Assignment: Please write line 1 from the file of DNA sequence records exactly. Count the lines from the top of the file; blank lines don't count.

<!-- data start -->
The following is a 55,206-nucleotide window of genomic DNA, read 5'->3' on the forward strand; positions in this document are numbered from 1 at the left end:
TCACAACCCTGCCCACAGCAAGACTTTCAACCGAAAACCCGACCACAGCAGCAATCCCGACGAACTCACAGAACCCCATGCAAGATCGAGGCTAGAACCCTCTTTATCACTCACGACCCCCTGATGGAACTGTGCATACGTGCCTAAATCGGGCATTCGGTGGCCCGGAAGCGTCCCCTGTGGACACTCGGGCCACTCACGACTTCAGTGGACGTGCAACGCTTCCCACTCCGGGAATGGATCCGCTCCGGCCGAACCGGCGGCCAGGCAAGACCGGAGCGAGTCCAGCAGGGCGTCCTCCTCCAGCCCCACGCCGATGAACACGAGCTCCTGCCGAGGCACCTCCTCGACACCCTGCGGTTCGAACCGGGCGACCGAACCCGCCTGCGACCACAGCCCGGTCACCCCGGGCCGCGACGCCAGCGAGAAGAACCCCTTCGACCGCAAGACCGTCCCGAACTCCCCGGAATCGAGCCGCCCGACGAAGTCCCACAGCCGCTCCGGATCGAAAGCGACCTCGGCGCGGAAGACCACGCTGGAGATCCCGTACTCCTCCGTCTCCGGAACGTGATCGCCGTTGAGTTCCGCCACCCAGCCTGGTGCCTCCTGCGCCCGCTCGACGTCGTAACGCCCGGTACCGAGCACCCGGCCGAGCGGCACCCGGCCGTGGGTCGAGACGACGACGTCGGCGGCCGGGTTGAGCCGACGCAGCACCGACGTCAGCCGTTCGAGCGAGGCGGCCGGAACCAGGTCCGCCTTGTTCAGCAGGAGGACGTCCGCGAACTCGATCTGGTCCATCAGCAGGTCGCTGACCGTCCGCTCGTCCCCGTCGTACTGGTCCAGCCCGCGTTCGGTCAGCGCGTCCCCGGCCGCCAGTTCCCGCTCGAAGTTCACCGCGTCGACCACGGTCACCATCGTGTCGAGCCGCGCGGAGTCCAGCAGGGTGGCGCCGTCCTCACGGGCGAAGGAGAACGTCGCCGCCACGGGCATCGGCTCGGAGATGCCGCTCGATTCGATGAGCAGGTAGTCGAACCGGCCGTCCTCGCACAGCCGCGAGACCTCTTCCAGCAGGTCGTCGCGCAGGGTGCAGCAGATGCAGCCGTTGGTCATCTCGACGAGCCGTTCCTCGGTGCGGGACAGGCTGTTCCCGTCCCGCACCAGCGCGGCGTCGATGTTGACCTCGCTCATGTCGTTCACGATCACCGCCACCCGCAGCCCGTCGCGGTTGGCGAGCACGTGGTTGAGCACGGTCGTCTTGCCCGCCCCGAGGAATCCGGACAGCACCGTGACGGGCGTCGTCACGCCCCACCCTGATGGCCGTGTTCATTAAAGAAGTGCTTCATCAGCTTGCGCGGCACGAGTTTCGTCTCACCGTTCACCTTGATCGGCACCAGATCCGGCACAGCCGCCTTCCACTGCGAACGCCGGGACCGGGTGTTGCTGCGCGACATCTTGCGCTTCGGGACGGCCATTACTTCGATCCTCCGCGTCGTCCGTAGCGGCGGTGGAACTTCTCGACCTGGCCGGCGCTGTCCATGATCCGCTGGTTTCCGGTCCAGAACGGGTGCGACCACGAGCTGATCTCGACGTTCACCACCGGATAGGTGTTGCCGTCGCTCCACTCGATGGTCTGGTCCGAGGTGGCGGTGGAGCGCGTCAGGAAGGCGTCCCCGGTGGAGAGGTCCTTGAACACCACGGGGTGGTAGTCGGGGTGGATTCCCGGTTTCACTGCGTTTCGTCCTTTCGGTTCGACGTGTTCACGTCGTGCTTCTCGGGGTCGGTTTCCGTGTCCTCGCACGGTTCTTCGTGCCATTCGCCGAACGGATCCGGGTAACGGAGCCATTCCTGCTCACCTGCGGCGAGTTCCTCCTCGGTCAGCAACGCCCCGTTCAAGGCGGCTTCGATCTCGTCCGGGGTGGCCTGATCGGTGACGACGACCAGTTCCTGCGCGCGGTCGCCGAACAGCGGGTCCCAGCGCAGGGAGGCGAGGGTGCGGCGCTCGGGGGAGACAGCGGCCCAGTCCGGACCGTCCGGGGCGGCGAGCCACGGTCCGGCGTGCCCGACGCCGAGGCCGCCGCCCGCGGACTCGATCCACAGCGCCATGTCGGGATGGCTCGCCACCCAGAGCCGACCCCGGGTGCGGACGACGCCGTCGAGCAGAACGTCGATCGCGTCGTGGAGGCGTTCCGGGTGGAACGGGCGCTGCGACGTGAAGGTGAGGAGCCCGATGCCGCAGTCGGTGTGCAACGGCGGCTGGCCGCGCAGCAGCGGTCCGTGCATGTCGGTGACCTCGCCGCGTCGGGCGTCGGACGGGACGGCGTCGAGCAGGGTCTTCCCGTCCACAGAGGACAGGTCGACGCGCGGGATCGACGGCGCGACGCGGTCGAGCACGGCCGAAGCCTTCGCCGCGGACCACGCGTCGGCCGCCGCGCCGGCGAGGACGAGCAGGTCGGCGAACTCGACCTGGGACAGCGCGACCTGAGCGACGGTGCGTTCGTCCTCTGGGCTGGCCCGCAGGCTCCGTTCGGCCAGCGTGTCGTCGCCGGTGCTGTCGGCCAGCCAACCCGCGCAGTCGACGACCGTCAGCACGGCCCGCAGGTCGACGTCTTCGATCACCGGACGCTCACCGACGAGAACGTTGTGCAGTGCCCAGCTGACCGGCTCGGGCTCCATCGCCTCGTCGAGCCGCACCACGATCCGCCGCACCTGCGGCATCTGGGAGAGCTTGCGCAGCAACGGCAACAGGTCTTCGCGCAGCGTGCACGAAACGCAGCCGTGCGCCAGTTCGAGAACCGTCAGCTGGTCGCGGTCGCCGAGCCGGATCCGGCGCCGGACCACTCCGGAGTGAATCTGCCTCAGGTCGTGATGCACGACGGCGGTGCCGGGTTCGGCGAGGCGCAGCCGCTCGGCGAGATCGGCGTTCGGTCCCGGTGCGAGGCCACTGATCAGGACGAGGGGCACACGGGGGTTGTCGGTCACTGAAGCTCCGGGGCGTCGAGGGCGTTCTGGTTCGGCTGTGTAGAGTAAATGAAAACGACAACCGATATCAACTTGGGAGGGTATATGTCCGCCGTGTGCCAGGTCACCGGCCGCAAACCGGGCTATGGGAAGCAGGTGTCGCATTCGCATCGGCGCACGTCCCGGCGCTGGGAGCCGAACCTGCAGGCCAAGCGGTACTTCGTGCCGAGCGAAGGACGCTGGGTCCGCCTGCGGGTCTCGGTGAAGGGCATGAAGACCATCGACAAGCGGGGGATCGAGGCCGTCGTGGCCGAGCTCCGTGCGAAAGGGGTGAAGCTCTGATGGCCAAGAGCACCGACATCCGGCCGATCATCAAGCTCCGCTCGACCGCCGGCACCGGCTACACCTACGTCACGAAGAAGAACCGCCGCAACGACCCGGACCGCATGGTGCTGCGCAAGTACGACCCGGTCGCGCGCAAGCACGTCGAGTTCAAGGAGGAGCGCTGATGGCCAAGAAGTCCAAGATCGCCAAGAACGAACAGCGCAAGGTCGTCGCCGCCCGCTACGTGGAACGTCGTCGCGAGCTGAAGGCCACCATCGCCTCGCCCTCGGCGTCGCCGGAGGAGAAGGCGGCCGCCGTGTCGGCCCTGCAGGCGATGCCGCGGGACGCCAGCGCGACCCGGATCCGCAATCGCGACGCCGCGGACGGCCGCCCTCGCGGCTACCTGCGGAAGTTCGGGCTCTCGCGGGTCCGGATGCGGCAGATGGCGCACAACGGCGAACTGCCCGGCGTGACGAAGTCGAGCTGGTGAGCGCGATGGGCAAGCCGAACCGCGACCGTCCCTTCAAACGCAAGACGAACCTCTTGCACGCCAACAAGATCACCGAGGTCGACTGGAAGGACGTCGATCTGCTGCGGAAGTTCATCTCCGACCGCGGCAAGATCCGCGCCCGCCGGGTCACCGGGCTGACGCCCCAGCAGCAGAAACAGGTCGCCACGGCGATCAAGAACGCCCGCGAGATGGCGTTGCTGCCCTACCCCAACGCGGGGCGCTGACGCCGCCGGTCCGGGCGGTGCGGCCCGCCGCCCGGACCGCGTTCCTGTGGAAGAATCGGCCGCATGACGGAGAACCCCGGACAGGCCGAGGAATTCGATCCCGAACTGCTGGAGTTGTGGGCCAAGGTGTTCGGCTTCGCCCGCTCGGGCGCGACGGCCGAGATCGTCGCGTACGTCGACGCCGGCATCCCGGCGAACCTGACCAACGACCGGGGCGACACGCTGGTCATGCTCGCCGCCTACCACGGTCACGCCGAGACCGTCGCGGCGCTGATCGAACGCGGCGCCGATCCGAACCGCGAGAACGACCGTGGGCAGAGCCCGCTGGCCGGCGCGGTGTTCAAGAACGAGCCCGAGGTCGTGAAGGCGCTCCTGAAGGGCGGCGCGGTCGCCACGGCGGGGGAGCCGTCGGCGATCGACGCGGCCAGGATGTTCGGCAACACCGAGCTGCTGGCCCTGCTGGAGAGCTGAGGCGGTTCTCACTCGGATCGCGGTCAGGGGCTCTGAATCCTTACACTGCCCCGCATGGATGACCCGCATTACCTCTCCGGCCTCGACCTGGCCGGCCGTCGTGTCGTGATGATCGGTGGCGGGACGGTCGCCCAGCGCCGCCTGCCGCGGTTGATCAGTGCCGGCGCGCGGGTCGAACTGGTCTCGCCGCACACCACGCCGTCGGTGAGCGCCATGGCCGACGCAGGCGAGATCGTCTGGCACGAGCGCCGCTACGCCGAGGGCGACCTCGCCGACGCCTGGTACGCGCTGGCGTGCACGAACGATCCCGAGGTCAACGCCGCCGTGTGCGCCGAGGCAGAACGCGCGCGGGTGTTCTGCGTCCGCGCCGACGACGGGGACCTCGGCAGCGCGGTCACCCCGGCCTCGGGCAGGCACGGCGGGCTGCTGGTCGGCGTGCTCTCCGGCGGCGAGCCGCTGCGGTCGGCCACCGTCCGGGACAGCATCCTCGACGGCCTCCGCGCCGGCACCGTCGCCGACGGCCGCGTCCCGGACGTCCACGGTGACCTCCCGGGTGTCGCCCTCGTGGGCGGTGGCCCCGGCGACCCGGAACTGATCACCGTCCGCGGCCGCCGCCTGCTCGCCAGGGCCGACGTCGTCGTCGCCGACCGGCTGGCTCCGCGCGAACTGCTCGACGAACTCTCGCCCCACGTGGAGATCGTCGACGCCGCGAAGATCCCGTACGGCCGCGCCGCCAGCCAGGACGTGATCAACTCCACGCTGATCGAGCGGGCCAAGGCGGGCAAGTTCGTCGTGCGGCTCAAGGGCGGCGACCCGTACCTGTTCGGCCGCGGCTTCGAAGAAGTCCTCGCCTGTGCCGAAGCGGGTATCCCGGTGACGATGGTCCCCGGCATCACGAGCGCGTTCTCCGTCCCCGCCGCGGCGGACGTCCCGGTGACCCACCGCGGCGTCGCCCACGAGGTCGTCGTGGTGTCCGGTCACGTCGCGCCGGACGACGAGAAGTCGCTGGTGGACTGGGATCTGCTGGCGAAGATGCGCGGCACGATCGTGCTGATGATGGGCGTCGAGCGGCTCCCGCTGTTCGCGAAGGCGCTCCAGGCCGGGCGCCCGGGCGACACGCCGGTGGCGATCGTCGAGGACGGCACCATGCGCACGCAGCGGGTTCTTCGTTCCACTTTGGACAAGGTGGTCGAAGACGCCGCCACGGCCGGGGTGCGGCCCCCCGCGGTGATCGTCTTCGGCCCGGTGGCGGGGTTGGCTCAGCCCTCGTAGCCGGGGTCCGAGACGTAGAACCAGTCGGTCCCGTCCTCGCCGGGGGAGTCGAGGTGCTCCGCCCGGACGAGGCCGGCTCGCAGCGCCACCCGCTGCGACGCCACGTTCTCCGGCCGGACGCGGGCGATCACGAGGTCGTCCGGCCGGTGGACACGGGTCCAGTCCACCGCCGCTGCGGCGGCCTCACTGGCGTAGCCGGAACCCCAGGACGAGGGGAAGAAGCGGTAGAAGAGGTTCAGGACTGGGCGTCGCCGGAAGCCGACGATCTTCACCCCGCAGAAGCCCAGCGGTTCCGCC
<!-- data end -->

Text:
The following is a 55,206-nucleotide window of genomic DNA, read 5'->3' on the forward strand; positions in this document are numbered from 1 at the left end: